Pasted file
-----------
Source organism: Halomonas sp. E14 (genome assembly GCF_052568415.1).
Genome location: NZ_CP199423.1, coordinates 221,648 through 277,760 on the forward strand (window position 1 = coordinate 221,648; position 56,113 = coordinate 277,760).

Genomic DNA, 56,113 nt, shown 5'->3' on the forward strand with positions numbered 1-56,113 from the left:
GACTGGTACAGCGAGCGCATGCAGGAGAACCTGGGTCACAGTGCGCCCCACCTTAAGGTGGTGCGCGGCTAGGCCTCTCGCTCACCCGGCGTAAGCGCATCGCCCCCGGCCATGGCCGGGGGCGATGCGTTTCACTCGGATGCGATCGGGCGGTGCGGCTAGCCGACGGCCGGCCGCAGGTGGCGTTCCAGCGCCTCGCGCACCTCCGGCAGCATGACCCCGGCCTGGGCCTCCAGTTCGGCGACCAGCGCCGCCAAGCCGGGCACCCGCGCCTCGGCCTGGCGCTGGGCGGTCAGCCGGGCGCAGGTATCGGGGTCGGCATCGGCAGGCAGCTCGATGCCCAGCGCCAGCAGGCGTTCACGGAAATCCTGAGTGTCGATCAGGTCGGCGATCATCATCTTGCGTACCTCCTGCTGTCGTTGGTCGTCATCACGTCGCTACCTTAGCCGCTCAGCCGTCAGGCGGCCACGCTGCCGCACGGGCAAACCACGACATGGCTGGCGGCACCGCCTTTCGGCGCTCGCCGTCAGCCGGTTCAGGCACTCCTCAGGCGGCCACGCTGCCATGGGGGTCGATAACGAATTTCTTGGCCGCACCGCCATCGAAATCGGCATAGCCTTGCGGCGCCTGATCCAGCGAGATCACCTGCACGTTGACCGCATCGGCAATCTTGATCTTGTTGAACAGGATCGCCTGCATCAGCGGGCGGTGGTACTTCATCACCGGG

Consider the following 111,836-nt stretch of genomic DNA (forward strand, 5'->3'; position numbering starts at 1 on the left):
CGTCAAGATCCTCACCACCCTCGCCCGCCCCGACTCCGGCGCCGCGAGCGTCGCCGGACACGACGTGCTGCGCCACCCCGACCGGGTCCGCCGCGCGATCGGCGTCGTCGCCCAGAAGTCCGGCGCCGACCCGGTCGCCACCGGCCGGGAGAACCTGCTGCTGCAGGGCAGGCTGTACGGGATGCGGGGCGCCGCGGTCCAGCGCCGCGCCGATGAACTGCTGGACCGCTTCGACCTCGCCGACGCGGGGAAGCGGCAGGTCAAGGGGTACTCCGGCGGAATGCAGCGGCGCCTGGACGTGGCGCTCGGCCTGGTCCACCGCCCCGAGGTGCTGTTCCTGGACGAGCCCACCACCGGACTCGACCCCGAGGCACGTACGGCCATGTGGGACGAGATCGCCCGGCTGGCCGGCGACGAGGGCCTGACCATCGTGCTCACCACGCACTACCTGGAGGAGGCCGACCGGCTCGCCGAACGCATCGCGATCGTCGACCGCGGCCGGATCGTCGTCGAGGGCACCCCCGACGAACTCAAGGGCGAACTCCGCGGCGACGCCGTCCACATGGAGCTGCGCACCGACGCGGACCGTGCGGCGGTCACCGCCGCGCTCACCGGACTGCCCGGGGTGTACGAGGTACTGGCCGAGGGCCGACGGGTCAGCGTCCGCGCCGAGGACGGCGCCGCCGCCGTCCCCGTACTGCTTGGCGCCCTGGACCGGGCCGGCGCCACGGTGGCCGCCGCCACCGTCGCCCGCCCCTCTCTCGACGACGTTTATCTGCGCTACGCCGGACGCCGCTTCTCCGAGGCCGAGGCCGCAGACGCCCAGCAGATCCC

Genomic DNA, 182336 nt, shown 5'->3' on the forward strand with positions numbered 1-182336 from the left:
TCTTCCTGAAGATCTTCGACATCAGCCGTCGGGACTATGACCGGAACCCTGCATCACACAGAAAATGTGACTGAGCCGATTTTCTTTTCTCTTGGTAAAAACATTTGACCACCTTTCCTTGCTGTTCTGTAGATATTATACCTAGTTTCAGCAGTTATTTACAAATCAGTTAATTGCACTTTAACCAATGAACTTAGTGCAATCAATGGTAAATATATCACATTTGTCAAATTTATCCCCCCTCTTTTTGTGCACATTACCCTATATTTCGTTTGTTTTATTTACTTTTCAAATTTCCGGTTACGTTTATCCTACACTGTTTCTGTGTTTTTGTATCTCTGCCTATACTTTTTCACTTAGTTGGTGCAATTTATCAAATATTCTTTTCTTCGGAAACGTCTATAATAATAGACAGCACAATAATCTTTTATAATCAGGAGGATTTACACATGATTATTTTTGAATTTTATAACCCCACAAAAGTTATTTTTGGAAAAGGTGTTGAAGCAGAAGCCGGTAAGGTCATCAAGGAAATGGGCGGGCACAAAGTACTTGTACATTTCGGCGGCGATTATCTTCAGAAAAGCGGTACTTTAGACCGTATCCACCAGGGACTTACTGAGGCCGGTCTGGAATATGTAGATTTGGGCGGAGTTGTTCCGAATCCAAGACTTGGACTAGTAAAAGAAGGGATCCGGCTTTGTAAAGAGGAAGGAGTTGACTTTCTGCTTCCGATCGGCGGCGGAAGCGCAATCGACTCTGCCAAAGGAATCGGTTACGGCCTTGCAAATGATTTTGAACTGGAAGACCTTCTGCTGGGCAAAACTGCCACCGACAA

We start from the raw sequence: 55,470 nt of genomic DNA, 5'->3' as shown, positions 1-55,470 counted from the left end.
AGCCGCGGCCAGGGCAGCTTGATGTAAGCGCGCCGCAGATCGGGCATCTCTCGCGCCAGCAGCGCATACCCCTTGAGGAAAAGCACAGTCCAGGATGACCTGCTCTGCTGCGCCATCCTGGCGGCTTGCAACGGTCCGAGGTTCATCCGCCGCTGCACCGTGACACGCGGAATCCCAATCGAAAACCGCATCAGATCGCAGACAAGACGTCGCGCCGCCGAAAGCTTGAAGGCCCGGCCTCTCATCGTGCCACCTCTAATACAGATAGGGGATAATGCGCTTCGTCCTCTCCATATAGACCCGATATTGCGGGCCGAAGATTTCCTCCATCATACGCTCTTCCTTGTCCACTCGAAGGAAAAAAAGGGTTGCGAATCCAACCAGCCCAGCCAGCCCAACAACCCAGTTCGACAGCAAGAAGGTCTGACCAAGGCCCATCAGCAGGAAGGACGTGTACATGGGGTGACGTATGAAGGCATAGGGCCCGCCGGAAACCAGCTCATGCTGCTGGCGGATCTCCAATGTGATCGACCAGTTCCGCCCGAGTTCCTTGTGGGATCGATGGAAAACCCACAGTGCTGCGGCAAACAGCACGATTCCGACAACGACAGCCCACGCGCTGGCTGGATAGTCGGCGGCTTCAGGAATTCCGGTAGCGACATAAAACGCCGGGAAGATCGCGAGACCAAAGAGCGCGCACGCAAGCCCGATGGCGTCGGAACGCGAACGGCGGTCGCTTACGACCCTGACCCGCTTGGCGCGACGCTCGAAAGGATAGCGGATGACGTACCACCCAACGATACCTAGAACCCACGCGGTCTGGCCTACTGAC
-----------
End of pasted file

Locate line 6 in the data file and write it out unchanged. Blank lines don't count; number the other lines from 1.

CGTCAAGATCCTCACCACCCTCGCCCGCCCCGACTCCGGCGCCGCGAGCGTCGCCGGACACGACGTGCTGCGCCACCCCGACCGGGTCCGCCGCGCGATCGGCGTCGTCGCCCAGAAGTCCGGCGCCGACCCGGTCGCCACCGGCCGGGAGAACCTGCTGCTGCAGGGCAGGCTGTACGGGATGCGGGGCGCCGCGGTCCAGCGCCGCGCCGATGAACTGCTGGACCGCTTCGACCTCGCCGACGCGGGGAAGCGGCAGGTCAAGGGGTACTCCGGCGGAATGCAGCGGCGCCTGGACGTGGCGCTCGGCCTGGTCCACCGCCCCGAGGTGCTGTTCCTGGACGAGCCCACCACCGGACTCGACCCCGAGGCACGTACGGCCATGTGGGACGAGATCGCCCGGCTGGCCGGCGACGAGGGCCTGACCATCGTGCTCACCACGCACTACCTGGAGGAGGCCGACCGGCTCGCCGAACGCATCGCGATCGTCGACCGCGGCCGGATCGTCGTCGAGGGCACCCCCGACGAACTCAAGGGCGAACTCCGCGGCGACGCCGTCCACATGGAGCTGCGCACCGACGCGGACCGTGCGGCGGTCACCGCCGCGCTCACCGGACTGCCCGGGGTGTACGAGGTACTGGCCGAGGGCCGACGGGTCAGCGTCCGCGCCGAGGACGGCGCCGCCGCCGTCCCCGTACTGCTTGGCGCCCTGGACCGGGCCGGCGCCACGGTGGCCGCCGCCACCGTCGCCCGCCCCTCTCTCGACGACGTTTATCTGCGCTACGCCGGACGCCGCTTCTCCGAGGCCGAGGCCGCAGACGCCCAGCAGATCCC